In relation to "total disability" under 48-121(1) and "disability partial in character" under 48-121(2), "temporary" and "permanent" refer to the duration of disability, while "total" and "partial" refer to the degree or extent of the diminished employability or impairment of earning power or earning capacity.
As Professor Arthur Larson observes: "[T]otal disability may be found in the case of workers who, while not altogether incapacitated for work, are so handicapped that they will not be employed regularly in any well-known branch of the labor market. The essence of the test is the probable dependability with which claimant can sell his services in a competitive labor market, undistorted by such factors as business booms, sympathy of a particular employer or friends, temporary good luck, or the superhuman efforts of the claimant to rise above his crippling handicaps." 2 A. Larson, The Law of Workmen's Compensation 57.51(a) at 10-164.68, 164.68(18)(1989).
Heiliger, supra at 470-71, 461 N.W.2d at 573-74. An employee who is injured to the extent that the employee cannot perform services other than those which are so limited in quality, dependability, or quantity that a reasonably stable market for the services is nonexistent may be classified as totally disabled. Lee v. Minneapolis Street Railway Co., 230 Minn. 315, 41 N.W.2d 433 (1950). Also, according to Professor Arthur Larson, "Compensable disability is generally defined as inability, as the result of a work-connected injury, to perform or obtain work suitable to claimant's qualifications and training." 2 A. Larson, The Law of Workmen's Compensation 57.22(a) at 10-129 (1989). Hence, the test for a worker's employability after a compensable injury is whether the worker can compete in the open and normal labor market for the worker's services.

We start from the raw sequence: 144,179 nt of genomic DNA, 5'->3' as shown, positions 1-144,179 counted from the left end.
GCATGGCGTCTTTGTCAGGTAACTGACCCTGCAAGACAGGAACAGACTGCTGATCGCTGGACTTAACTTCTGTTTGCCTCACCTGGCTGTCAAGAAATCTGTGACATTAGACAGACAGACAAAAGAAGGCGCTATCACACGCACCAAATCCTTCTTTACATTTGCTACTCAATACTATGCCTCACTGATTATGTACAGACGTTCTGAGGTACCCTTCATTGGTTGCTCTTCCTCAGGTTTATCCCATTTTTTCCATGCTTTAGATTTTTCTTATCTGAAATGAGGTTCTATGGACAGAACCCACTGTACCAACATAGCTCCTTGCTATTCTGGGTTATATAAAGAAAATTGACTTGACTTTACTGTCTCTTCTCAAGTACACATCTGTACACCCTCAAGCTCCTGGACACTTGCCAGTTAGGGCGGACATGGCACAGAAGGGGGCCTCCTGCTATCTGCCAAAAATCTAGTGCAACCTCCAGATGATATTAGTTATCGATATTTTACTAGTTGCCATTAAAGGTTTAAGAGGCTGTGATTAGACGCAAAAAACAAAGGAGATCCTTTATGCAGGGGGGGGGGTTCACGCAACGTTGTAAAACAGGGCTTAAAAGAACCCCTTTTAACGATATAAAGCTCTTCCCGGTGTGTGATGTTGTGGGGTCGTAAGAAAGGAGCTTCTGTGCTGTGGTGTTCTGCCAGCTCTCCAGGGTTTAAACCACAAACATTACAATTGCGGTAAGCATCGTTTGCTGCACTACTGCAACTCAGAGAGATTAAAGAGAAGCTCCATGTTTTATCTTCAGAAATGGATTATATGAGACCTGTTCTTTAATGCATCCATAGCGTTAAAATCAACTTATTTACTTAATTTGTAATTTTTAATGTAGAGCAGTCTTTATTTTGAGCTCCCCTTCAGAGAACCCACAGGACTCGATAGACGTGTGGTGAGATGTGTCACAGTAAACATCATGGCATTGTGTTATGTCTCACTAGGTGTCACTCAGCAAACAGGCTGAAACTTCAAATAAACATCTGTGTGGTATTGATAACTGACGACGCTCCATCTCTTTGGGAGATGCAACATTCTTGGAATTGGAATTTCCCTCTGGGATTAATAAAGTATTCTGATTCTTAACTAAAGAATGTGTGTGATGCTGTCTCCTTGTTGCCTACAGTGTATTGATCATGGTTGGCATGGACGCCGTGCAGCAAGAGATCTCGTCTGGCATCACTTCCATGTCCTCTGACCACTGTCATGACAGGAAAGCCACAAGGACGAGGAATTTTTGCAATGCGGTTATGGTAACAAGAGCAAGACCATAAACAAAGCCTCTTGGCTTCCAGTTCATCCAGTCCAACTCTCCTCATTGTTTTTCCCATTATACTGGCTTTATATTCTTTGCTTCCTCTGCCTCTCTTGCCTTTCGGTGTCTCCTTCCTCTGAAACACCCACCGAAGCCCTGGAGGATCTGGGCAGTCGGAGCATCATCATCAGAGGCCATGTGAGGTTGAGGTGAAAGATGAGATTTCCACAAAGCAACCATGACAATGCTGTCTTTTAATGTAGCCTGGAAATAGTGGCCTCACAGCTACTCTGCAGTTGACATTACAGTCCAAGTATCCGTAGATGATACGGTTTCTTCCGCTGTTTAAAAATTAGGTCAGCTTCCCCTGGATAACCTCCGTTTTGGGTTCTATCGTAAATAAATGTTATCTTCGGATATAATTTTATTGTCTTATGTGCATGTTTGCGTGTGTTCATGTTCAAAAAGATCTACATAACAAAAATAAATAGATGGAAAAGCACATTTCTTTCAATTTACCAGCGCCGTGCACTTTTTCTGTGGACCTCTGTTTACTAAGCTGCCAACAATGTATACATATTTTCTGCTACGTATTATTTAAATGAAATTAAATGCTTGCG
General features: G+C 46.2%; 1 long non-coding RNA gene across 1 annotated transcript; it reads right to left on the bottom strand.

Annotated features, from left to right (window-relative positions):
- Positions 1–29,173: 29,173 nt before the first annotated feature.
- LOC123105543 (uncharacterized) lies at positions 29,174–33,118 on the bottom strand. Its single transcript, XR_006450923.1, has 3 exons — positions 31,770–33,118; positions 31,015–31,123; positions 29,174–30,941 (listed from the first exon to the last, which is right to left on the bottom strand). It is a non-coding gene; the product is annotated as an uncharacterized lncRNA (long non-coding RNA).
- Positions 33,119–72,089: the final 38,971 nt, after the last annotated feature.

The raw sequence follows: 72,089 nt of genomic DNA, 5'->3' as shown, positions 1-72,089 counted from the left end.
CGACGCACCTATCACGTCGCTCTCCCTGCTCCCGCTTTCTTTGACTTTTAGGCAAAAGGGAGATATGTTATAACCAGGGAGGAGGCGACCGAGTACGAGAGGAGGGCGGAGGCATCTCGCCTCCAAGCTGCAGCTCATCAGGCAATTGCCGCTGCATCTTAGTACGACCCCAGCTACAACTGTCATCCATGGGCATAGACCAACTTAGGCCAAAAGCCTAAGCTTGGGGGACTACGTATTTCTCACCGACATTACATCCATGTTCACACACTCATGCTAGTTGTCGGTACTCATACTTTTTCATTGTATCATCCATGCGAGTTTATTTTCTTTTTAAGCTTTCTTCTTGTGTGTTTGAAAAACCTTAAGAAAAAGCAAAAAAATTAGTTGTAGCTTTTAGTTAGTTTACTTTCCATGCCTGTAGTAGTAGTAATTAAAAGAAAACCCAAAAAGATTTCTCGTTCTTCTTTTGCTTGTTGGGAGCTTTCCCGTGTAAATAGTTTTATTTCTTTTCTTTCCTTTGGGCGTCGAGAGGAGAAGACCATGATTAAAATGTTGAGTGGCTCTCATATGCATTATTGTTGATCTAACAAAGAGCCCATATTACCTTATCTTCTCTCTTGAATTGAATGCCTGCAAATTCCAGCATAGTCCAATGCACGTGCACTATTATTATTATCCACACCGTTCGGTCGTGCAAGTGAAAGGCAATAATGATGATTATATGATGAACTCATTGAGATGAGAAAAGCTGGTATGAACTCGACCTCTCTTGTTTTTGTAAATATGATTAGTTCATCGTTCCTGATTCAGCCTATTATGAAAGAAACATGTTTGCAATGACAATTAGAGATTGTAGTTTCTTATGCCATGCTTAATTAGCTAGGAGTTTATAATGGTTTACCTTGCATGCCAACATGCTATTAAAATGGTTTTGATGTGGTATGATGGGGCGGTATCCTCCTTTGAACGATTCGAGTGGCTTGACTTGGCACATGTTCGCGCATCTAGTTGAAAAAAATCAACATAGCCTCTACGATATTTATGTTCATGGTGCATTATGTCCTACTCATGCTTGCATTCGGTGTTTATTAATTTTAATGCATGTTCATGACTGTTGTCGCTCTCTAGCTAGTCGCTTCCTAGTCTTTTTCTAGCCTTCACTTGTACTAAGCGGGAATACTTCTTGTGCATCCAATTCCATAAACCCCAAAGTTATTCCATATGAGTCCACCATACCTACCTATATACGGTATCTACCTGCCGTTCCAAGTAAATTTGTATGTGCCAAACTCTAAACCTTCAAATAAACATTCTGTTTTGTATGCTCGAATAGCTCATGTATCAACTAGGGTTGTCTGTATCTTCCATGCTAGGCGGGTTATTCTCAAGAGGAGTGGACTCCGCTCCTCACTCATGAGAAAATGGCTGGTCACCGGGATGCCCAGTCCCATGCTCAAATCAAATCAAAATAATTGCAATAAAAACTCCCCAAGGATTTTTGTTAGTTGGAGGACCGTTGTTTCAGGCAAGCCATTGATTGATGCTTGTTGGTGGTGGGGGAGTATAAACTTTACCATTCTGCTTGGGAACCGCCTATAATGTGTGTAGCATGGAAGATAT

Whether a claimant has sustained disability which is total or partial and which is temporary or permanent is a question of fact. Parker v. St. Elizabeth Comm. Health Ctr., 226 Neb. 526, 412 N.W.2d 469 (1987); Ceco Corp. v. Crocker, 216 Neb. 692, 345 N.W.2d 20 (1984).
Restatement of all the evidence bearing on the question of Sherard's disability or her loss of earning capacity would serve no useful purpose. Suffice it to say, the evidence supports the compensation court's finding concerning Sherard's disability, its degree, and duration under the circumstances.
The Fund also contends that the Workers' Compensation Court erred in failing to determine whether Sherard should enter a program of vocational rehabilitation.
Neb. Rev. Stat. § 48-162.01 (Reissue 1988), which specifically addresses vocational rehabilitation, provides:
(3) . . . When as a result of the injury an employee is unable to perform work for which he or she has previous training or experience, he or she shall be entitled to such vocational rehabilitation services, including retraining and job placement, as may be reasonably necessary to restore him or her to suitable employment. If such services are not voluntarily offered and accepted, the Nebraska Workers' Compensation Court or any judge thereof on its or his or her own motion, or upon application of the employee or employer, and after affording the parties an opportunity to be heard by the compensation court or judge thereof, may refer the employee to a qualified physician or facility for evaluation and report of the practicability of, need for, and kind of service, treatment, or training necessary and appropriate to render him or her fit for a remunerative occupation . . . .
. . . .